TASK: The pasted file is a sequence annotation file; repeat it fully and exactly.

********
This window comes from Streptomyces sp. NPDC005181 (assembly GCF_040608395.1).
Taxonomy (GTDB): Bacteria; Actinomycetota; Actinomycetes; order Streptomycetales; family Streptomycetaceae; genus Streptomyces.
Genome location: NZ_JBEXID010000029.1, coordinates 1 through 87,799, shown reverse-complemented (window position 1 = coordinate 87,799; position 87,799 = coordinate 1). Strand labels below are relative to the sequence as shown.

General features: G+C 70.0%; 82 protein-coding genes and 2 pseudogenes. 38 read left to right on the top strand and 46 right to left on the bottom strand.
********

This window comes from Streptomyces sp. NPDC005181 (assembly GCF_040608395.1).
Taxonomy (GTDB): Bacteria; Actinomycetota; Actinomycetes; order Streptomycetales; family Streptomycetaceae; genus Streptomyces.
Genome location: NZ_JBEXID010000029.1, coordinates 1 through 87,799, shown reverse-complemented (window position 1 = coordinate 87,799; position 87,799 = coordinate 1). Strand labels below are relative to the sequence as shown.

General features: G+C 70.0%; 82 protein-coding genes and 2 pseudogenes. 38 read left to right on the top strand and 46 right to left on the bottom strand.